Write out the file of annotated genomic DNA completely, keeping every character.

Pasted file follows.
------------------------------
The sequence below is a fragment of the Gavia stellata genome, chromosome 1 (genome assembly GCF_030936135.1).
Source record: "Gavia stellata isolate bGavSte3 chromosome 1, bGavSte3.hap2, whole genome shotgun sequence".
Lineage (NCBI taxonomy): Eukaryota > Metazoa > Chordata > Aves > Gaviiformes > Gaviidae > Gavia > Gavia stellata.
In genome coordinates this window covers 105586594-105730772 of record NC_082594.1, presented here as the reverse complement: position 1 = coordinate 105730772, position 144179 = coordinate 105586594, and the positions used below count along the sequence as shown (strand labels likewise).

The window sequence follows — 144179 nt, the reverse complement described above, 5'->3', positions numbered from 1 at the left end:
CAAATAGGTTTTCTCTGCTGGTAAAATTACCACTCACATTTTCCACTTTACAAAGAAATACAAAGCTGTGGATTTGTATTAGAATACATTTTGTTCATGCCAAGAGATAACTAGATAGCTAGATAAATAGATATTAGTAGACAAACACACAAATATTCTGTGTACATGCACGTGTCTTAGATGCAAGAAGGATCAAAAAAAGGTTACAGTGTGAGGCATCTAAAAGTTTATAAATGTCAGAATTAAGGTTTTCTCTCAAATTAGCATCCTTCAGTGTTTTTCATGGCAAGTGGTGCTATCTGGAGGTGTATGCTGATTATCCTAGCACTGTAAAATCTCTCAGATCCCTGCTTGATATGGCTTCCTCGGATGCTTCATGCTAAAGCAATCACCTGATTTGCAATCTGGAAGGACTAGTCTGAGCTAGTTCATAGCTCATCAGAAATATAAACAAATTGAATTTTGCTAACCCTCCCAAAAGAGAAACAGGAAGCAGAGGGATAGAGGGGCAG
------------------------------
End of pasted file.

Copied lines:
The sequence below is a fragment of the Gavia stellata genome, chromosome 1 (genome assembly GCF_030936135.1).
Source record: "Gavia stellata isolate bGavSte3 chromosome 1, bGavSte3.hap2, whole genome shotgun sequence".
Lineage (NCBI taxonomy): Eukaryota > Metazoa > Chordata > Aves > Gaviiformes > Gaviidae > Gavia > Gavia stellata.
In genome coordinates this window covers 105586594-105730772 of record NC_082594.1, presented here as the reverse complement: position 1 = coordinate 105730772, position 144179 = coordinate 105586594, and the positions used below count along the sequence as shown (strand labels likewise).

The window sequence follows — 144179 nt, the reverse complement described above, 5'->3', positions numbered from 1 at the left end:
CAAATAGGTTTTCTCTGCTGGTAAAATTACCACTCACATTTTCCACTTTACAAAGAAATACAAAGCTGTGGATTTGTATTAGAATACATTTTGTTCATGCCAAGAGATAACTAGATAGCTAGATAAATAGATATTAGTAGACAAACACACAAATATTCTGTGTACATGCACGTGTCTTAGATGCAAGAAGGATCAAAAAAAGGTTACAGTGTGAGGCATCTAAAAGTTTATAAATGTCAGAATTAAGGTTTTCTCTCAAATTAGCATCCTTCAGTGTTTTTCATGGCAAGTGGTGCTATCTGGAGGTGTATGCTGATTATCCTAGCACTGTAAAATCTCTCAGATCCCTGCTTGATATGGCTTCCTCGGATGCTTCATGCTAAAGCAATCACCTGATTTGCAATCTGGAAGGACTAGTCTGAGCTAGTTCATAGCTCATCAGAAATATAAACAAATTGAATTTTGCTAACCCTCCCAAAAGAGAAACAGGAAGCAGAGGGATAGAGGGGCAG